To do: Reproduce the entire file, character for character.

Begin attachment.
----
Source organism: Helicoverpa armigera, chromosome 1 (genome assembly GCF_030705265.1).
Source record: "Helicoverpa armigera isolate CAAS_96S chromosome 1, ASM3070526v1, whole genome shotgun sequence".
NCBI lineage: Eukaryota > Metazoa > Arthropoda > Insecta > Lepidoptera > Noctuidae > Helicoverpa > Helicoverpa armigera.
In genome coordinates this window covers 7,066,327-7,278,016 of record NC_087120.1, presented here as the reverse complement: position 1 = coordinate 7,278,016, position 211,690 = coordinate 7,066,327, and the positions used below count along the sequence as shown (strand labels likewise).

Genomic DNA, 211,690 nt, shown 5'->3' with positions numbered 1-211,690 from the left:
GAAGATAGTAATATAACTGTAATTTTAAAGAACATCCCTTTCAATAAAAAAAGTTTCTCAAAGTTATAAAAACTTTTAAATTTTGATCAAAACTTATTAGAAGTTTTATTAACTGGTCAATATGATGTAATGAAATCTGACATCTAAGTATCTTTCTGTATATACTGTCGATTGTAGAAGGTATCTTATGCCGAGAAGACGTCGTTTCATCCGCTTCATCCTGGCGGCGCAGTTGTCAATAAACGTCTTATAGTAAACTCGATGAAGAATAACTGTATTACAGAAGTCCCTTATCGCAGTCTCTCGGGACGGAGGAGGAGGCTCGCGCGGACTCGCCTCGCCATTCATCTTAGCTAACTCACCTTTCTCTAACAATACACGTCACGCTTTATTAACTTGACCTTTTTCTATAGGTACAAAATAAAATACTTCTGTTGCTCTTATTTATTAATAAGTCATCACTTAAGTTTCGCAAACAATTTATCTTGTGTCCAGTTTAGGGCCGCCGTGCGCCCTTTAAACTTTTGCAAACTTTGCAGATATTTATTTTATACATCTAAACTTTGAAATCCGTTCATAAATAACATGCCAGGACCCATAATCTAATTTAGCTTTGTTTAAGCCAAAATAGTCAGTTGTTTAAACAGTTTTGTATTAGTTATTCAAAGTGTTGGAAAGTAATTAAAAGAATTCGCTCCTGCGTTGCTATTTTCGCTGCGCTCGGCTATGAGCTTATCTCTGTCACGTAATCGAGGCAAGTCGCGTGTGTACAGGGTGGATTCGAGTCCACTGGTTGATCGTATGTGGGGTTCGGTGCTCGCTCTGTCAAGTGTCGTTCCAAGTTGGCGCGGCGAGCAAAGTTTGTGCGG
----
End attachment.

Source organism: Helicoverpa armigera, chromosome 1 (genome assembly GCF_030705265.1).
Source record: "Helicoverpa armigera isolate CAAS_96S chromosome 1, ASM3070526v1, whole genome shotgun sequence".
NCBI lineage: Eukaryota > Metazoa > Arthropoda > Insecta > Lepidoptera > Noctuidae > Helicoverpa > Helicoverpa armigera.
In genome coordinates this window covers 7,066,327-7,278,016 of record NC_087120.1, presented here as the reverse complement: position 1 = coordinate 7,278,016, position 211,690 = coordinate 7,066,327, and the positions used below count along the sequence as shown (strand labels likewise).

Genomic DNA, 211,690 nt, shown 5'->3' with positions numbered 1-211,690 from the left:
GAAGATAGTAATATAACTGTAATTTTAAAGAACATCCCTTTCAATAAAAAAAGTTTCTCAAAGTTATAAAAACTTTTAAATTTTGATCAAAACTTATTAGAAGTTTTATTAACTGGTCAATATGATGTAATGAAATCTGACATCTAAGTATCTTTCTGTATATACTGTCGATTGTAGAAGGTATCTTATGCCGAGAAGACGTCGTTTCATCCGCTTCATCCTGGCGGCGCAGTTGTCAATAAACGTCTTATAGTAAACTCGATGAAGAATAACTGTATTACAGAAGTCCCTTATCGCAGTCTCTCGGGACGGAGGAGGAGGCTCGCGCGGACTCGCCTCGCCATTCATCTTAGCTAACTCACCTTTCTCTAACAATACACGTCACGCTTTATTAACTTGACCTTTTTCTATAGGTACAAAATAAAATACTTCTGTTGCTCTTATTTATTAATAAGTCATCACTTAAGTTTCGCAAACAATTTATCTTGTGTCCAGTTTAGGGCCGCCGTGCGCCCTTTAAACTTTTGCAAACTTTGCAGATATTTATTTTATACATCTAAACTTTGAAATCCGTTCATAAATAACATGCCAGGACCCATAATCTAATTTAGCTTTGTTTAAGCCAAAATAGTCAGTTGTTTAAACAGTTTTGTATTAGTTATTCAAAGTGTTGGAAAGTAATTAAAAGAATTCGCTCCTGCGTTGCTATTTTCGCTGCGCTCGGCTATGAGCTTATCTCTGTCACGTAATCGAGGCAAGTCGCGTGTGTACAGGGTGGATTCGAGTCCACTGGTTGATCGTATGTGGGGTTCGGTGCTCGCTCTGTCAAGTGTCGTTCCAAGTTGGCGCGGCGAGCAAAGTTTGTGCGG